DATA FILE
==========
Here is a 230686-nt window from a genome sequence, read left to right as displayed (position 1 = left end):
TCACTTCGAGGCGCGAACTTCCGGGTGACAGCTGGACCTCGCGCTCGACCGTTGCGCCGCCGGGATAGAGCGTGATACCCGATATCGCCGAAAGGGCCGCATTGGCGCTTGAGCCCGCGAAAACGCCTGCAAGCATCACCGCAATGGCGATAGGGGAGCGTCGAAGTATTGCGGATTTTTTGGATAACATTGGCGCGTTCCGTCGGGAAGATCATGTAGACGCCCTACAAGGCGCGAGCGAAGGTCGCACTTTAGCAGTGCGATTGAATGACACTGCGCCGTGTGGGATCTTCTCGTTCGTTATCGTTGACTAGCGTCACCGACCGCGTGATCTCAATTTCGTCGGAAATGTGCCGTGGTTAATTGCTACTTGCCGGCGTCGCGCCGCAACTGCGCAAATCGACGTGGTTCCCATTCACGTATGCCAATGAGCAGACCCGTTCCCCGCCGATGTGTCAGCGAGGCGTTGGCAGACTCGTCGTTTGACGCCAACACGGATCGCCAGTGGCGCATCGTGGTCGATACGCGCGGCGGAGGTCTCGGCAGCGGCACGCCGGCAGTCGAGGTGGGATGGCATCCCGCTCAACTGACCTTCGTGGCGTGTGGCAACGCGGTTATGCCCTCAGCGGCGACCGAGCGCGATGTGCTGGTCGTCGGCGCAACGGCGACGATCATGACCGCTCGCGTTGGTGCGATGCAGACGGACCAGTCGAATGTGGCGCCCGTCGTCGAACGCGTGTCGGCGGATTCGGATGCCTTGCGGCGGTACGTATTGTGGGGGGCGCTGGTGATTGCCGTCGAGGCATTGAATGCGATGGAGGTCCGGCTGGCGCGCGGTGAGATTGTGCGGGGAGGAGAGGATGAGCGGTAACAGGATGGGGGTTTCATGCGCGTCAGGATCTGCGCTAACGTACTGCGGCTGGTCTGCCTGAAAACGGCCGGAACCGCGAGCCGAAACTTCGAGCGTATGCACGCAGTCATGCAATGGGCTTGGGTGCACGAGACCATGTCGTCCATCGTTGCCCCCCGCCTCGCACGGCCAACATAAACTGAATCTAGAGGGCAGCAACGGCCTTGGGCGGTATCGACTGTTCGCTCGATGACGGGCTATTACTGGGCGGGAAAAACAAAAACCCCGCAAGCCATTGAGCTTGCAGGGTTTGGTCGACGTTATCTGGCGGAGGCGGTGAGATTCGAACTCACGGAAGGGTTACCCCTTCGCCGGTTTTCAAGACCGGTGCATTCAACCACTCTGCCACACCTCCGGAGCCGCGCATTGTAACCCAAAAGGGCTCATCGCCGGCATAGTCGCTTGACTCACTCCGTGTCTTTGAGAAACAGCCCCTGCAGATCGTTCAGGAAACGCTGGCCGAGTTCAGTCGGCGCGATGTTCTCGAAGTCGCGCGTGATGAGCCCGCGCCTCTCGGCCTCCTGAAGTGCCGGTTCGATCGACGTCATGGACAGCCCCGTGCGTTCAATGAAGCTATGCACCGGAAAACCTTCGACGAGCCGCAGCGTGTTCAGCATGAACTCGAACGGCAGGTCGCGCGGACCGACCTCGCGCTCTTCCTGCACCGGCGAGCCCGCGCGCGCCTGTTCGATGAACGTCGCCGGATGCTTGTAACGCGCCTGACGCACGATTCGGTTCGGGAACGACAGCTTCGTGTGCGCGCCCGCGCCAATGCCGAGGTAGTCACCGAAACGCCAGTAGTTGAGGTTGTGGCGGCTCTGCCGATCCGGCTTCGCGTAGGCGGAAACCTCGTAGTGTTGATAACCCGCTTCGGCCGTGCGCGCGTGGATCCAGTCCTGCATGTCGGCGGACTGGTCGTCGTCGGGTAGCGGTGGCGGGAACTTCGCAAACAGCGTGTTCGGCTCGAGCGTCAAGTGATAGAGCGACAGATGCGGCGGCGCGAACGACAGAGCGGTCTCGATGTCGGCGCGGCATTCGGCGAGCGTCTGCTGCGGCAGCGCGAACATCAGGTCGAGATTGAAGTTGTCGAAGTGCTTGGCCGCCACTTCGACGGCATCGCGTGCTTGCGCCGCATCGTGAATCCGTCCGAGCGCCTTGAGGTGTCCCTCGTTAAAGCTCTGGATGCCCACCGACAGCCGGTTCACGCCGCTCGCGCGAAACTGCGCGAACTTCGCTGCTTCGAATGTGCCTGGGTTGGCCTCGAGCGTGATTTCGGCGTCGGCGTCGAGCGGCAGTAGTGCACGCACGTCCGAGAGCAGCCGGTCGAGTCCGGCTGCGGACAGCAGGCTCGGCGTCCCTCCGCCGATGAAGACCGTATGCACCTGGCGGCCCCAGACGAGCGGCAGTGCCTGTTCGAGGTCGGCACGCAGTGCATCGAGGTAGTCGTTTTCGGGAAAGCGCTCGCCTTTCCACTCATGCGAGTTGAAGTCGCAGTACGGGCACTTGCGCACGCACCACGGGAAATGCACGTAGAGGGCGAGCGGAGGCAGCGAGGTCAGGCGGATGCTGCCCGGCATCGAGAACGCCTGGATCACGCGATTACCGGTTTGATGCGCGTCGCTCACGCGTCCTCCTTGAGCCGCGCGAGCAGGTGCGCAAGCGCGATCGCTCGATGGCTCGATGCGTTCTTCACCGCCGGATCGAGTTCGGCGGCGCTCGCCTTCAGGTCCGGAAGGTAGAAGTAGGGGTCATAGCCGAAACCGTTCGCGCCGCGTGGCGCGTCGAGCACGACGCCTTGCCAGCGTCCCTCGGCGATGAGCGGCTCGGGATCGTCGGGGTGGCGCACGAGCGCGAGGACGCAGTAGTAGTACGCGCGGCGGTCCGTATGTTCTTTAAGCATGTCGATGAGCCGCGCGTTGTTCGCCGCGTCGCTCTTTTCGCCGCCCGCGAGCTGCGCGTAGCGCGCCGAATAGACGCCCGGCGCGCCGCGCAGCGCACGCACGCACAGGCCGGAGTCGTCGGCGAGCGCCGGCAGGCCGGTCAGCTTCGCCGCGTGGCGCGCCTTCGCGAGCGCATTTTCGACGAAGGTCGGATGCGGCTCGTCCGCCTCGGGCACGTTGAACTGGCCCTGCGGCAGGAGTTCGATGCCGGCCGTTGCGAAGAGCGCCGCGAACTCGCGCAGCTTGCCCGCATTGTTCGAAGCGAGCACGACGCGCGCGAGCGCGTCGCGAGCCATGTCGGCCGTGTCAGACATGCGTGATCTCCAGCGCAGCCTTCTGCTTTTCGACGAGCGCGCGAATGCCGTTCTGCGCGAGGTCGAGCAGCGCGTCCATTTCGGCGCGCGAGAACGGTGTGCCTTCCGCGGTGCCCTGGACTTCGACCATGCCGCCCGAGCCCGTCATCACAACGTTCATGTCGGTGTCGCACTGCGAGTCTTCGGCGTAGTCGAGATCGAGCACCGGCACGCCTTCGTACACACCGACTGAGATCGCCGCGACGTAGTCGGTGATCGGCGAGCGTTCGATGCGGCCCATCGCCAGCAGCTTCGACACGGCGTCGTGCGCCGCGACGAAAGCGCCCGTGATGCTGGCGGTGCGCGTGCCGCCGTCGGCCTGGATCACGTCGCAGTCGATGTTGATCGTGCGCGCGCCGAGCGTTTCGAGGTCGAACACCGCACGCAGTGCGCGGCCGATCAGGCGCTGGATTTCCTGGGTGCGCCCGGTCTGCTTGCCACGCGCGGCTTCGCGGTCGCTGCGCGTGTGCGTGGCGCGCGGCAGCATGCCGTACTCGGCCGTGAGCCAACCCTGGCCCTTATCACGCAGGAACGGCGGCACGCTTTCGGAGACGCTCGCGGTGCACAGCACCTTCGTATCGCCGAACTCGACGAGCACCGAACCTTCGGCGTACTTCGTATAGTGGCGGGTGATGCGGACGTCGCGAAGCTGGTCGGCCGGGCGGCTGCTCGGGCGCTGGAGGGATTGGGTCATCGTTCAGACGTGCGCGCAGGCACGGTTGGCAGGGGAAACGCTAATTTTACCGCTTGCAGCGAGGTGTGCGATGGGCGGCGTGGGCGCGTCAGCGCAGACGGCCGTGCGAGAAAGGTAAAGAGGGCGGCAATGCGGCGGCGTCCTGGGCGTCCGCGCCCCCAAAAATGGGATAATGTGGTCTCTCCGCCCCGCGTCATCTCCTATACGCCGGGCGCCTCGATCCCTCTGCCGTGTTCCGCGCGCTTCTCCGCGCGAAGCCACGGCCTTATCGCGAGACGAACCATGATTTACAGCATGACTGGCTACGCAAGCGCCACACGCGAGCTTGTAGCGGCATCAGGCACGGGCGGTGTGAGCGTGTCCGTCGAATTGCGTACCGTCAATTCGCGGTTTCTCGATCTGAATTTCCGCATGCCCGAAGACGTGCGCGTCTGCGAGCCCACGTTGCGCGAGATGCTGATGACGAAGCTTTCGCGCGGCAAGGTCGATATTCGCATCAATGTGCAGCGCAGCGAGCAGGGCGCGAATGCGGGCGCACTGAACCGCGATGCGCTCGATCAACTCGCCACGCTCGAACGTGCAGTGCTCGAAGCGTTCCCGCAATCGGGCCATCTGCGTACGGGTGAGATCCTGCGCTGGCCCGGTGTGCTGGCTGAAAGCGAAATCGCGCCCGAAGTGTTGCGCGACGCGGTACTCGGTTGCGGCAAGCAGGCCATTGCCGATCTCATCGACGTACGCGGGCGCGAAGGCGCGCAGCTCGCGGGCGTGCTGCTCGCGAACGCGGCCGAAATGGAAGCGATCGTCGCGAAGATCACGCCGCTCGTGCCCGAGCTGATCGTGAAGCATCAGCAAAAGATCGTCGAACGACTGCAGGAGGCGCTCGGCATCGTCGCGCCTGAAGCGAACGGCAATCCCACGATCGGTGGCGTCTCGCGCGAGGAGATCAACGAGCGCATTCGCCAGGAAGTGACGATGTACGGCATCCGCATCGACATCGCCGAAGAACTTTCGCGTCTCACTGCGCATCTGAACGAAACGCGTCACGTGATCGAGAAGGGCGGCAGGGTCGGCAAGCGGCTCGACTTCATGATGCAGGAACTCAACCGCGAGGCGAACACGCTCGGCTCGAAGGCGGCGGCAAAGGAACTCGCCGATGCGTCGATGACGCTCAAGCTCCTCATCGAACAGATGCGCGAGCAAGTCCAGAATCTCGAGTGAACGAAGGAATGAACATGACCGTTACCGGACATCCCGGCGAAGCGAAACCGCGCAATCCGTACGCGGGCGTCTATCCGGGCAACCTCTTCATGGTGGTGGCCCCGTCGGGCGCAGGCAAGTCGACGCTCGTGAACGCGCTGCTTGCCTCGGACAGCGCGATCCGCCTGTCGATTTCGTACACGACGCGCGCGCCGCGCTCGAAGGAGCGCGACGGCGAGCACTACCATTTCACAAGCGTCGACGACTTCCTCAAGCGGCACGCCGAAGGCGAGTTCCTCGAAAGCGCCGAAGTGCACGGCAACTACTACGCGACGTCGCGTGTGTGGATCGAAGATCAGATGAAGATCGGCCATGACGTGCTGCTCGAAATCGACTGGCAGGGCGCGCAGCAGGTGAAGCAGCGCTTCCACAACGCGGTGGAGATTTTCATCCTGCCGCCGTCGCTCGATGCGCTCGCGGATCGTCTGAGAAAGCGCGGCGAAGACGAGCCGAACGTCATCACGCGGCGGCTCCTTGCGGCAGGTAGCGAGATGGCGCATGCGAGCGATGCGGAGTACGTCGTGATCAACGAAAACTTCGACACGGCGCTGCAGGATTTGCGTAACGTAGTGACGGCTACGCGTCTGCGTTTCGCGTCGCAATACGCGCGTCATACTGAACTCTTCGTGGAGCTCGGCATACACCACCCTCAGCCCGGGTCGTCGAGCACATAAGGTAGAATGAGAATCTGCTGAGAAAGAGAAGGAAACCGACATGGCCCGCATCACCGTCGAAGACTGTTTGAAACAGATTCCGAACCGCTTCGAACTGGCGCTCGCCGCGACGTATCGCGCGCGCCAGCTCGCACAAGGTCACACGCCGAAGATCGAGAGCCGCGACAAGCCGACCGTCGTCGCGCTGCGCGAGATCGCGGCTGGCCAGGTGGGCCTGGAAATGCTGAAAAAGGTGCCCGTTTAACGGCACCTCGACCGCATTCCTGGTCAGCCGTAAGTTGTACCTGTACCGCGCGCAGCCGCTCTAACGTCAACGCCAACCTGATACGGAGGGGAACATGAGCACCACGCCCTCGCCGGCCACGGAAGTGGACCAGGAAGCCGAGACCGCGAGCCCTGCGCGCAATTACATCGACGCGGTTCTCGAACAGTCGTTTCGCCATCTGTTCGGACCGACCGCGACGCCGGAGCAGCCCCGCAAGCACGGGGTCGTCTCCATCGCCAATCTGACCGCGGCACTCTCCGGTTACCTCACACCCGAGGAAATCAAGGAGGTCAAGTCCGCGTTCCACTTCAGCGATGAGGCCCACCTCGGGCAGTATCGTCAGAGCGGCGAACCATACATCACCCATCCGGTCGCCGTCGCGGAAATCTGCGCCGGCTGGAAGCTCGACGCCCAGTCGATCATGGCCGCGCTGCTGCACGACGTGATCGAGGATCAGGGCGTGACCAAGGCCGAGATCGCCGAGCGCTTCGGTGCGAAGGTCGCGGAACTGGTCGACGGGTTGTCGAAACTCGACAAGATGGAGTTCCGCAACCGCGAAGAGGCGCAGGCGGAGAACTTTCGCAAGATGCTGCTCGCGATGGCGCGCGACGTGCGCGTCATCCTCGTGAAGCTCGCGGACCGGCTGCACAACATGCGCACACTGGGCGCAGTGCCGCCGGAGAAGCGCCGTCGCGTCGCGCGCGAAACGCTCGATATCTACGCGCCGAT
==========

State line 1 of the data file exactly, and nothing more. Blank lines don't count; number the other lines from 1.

Here is a 230686-nt window from a genome sequence, read left to right as displayed (position 1 = left end):